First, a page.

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Economists reject Labour’s 'absurd' plan for Bank of England productivity target

Tim Wallace
John McDonnell, the shadow chancellor, said he would set the Bank of England a target to grow productivity by 3pc per year - Matthew Chattle / Barcroft Images

Labour’s plan to give the Bank of England a new target of boosting productivity by 3pc per year has been roundly rejected by economists as “absurd” and “crazy”.

A survey of more than 50 academics by Chicago Booth found none who supported the idea.

The proposal, from a report launched by shadow chancellor John McDonnell last month, argued that productivity growth is crucial to boosting wages while also keeping a lid on inflation, helping the Bank of England keep to its 2pc price target.

It comes as productivity has barely grown at all in the past decade, contributing to weak economic growth and poor wage increases.

However economists do not see how the Bank can practically target productivity.

Labour to set Bank of England productivity target

Professor Christopher Pissarides at the London School of Economics said “monetary policy has nothing to do with it [productivity]”.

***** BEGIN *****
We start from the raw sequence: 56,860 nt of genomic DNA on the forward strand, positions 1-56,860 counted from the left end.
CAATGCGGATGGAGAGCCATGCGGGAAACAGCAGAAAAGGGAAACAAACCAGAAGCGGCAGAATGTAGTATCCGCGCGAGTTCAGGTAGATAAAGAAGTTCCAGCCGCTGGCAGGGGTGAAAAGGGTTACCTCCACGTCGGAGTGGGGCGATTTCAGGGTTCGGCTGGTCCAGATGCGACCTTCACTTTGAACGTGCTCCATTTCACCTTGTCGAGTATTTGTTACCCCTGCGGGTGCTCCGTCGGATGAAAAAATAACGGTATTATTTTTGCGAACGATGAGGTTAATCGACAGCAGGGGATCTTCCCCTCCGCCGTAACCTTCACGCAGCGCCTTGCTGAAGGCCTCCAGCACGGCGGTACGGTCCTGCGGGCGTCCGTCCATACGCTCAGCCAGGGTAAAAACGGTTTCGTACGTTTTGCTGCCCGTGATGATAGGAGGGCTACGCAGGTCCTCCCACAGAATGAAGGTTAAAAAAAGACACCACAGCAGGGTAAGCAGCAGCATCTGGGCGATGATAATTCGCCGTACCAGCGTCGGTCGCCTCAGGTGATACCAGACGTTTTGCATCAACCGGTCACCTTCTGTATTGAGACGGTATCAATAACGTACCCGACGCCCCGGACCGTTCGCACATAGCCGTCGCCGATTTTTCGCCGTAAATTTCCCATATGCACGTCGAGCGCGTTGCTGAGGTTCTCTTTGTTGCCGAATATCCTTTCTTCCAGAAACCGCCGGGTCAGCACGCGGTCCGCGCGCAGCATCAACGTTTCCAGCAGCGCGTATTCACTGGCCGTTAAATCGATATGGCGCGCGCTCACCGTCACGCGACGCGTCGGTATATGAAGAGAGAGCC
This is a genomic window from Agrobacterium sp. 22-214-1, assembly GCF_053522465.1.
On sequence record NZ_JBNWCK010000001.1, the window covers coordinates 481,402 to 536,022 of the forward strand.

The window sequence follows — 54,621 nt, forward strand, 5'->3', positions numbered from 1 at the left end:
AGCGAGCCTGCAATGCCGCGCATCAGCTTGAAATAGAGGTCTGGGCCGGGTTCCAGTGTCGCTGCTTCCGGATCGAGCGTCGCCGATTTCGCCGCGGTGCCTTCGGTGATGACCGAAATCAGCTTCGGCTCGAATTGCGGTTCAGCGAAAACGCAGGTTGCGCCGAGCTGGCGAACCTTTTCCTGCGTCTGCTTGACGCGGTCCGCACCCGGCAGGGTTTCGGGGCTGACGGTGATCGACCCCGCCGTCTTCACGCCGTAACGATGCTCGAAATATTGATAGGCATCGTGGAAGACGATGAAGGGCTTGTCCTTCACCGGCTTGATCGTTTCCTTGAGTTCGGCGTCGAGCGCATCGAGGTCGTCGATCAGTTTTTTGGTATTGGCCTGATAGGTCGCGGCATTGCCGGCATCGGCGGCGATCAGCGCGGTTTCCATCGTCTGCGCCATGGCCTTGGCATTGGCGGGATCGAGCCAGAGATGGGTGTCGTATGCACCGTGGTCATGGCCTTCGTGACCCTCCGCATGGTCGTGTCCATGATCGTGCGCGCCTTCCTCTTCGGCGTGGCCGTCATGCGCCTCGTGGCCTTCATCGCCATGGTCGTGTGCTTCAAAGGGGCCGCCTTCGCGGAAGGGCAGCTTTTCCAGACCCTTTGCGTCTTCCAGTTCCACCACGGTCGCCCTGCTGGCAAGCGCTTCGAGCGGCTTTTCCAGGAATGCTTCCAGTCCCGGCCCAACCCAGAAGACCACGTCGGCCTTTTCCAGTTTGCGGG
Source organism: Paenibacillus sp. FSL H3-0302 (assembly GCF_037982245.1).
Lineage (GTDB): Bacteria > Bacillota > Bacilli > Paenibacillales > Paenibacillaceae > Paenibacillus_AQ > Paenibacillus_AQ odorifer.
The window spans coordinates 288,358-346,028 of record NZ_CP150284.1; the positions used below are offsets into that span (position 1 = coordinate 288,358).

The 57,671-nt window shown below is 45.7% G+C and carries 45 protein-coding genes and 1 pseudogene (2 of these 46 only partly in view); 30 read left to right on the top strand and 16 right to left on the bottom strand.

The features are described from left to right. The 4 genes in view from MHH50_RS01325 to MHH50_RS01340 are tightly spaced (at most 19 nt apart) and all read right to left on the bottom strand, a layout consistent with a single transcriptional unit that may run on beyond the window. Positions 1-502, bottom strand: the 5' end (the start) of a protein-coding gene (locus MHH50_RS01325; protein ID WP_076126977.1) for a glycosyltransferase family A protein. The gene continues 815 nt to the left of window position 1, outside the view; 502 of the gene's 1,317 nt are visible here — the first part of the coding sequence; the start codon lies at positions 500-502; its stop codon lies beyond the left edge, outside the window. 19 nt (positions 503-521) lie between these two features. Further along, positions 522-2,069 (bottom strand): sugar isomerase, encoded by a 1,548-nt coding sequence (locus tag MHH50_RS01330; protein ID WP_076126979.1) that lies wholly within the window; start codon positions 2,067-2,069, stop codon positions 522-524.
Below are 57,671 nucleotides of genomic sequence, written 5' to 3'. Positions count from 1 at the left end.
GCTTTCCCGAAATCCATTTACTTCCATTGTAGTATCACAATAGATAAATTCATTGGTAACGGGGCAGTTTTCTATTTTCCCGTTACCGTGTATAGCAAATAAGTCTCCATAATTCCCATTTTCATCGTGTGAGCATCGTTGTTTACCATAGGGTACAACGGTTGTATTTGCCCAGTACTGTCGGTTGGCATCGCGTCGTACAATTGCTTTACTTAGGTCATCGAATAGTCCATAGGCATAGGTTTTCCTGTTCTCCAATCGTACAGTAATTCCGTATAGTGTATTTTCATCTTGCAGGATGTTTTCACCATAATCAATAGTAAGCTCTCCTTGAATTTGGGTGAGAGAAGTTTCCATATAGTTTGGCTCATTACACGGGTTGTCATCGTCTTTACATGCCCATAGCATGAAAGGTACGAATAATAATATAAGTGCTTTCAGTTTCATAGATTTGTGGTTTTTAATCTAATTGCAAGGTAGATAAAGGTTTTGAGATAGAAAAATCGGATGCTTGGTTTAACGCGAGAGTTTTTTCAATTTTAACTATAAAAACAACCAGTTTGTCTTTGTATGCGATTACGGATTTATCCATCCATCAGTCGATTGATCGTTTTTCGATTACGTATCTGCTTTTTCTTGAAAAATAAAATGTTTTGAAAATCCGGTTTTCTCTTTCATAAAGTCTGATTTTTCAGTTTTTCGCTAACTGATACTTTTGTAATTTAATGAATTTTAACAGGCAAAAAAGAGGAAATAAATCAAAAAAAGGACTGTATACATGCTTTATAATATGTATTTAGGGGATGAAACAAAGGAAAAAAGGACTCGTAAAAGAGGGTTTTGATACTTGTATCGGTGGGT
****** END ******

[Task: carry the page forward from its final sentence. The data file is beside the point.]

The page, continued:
“Productivity growth depends on technology, infrastructure and the like.”

Jan Pieter Krahnen at Goethe University, Frankfurt, said the proposal is “quite an absurd suggestion, vastly overestimating what monetary policy can achieve – in the end frustrating central bankers and the public.”

Rafael Repullo, professor of economics at CEMFI in Madrid, said: “What a crazy idea."

Former chief economist at the International Monetary Fund, Olivier Blanchard, agreed it would not work: “Why not ask for 10pc productivity growth?” he said.

The most supportive comments were from economists who thought the Bank of England might be able to achieve a short-term, but not long-term, boost to productivity, or that there could be some indirect link between interest rates and productivity.

“Traditional central banking tools don’t directly affect productivity,” said Christian Leuz at Chicago Booth.

“Indirect effects via demand [are] conceivable, but [it is] not clear how large and persistent [they may be].”

The survey asked economists to consider Labour's proposed 3pc target and asked if they agree with the statement: “Central banks cannot significantly increase productivity growth over a ten year horizon, except perhaps by promoting macroeconomic stability.”

It found 46pc strongly agree, 27pc agree, 4pc were uncertain and 2pc had no opinion – with none backing Labour’s plan.